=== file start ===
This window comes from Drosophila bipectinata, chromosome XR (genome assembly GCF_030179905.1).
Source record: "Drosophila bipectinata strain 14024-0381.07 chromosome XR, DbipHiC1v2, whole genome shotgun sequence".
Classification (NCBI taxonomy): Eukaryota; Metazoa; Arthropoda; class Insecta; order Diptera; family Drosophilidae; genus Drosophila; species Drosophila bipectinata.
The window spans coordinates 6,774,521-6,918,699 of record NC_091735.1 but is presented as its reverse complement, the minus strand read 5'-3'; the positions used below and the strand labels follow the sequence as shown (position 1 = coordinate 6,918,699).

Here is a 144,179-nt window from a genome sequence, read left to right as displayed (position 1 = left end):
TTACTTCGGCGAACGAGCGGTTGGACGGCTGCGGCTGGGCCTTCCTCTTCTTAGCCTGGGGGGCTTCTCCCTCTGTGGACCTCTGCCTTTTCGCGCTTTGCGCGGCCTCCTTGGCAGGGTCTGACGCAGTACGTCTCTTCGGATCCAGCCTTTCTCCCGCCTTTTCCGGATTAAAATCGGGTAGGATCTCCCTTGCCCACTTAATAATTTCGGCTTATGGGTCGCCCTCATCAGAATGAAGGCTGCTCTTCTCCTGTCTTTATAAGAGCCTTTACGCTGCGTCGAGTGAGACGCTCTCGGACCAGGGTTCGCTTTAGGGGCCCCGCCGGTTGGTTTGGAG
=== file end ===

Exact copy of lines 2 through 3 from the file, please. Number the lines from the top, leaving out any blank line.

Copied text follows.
Source record: "Drosophila bipectinata strain 14024-0381.07 chromosome XR, DbipHiC1v2, whole genome shotgun sequence".
Classification (NCBI taxonomy): Eukaryota; Metazoa; Arthropoda; class Insecta; order Diptera; family Drosophilidae; genus Drosophila; species Drosophila bipectinata.